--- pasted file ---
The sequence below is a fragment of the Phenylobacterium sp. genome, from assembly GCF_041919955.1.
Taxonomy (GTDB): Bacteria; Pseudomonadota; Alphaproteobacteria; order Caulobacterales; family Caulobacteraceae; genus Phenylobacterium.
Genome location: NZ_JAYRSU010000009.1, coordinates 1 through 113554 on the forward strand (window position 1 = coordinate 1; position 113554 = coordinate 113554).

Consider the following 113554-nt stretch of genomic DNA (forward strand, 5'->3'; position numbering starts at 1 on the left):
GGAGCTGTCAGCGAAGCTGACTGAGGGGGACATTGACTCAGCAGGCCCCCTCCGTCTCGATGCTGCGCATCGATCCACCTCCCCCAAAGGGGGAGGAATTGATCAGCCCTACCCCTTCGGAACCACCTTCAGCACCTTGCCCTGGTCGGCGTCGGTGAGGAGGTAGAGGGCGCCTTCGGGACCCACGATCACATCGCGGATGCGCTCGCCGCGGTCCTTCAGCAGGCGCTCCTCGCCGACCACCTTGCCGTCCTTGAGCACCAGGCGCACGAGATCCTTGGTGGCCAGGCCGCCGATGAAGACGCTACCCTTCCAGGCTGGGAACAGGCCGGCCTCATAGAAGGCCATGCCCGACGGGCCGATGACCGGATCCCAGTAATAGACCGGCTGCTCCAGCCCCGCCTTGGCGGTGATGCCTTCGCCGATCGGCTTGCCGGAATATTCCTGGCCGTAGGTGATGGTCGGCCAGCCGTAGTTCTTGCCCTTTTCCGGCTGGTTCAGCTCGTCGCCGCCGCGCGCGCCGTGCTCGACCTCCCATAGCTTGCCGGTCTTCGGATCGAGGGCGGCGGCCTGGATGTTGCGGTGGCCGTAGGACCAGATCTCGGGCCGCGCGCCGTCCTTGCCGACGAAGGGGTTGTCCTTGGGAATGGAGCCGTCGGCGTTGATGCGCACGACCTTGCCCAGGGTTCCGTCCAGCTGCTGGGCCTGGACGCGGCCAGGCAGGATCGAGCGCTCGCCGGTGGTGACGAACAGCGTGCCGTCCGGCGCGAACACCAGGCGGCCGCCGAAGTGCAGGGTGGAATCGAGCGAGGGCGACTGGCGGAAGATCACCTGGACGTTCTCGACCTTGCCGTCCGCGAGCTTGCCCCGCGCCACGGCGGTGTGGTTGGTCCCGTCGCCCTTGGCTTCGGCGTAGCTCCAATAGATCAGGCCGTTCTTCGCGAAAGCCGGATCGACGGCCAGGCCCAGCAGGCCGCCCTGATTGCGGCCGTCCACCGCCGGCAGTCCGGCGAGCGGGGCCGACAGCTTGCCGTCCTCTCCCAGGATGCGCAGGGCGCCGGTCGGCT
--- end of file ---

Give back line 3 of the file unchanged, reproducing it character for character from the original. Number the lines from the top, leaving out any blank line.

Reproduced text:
Genome location: NZ_JAYRSU010000009.1, coordinates 1 through 113554 on the forward strand (window position 1 = coordinate 1; position 113554 = coordinate 113554).